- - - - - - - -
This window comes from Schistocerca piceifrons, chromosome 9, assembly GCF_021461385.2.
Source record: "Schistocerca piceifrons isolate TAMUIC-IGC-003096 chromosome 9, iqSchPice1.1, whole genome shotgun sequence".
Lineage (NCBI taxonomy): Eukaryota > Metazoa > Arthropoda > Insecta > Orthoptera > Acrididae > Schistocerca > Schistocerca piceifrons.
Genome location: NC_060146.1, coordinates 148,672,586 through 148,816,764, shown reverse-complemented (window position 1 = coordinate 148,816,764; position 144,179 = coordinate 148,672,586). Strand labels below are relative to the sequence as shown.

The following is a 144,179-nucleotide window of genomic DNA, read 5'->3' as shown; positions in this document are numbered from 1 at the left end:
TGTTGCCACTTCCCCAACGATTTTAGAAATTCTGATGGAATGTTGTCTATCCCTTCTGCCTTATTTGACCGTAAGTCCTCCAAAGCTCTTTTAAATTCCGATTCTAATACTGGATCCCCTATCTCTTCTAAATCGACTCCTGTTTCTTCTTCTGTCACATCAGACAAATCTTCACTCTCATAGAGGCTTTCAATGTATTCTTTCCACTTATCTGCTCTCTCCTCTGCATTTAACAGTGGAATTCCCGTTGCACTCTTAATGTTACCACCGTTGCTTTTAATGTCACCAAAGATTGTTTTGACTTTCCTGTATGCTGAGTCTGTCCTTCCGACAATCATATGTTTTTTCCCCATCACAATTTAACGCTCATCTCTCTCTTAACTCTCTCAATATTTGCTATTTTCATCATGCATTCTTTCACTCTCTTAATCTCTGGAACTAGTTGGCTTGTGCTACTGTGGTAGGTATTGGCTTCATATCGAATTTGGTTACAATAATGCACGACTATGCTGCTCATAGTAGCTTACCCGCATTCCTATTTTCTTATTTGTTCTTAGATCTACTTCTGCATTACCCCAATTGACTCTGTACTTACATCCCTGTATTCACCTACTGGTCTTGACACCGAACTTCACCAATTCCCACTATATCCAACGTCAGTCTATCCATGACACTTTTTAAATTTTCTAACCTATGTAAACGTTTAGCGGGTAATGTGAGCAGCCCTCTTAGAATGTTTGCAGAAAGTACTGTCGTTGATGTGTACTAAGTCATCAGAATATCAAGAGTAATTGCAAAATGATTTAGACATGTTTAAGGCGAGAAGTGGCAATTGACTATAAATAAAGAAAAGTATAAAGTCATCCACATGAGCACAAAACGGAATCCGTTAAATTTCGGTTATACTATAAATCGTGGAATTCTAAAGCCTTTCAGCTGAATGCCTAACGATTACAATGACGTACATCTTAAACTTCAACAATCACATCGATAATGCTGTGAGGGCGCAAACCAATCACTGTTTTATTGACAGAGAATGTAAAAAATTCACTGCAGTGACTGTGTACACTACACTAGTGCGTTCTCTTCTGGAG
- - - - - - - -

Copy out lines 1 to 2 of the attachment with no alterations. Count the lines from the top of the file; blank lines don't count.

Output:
This window comes from Schistocerca piceifrons, chromosome 9, assembly GCF_021461385.2.
Source record: "Schistocerca piceifrons isolate TAMUIC-IGC-003096 chromosome 9, iqSchPice1.1, whole genome shotgun sequence".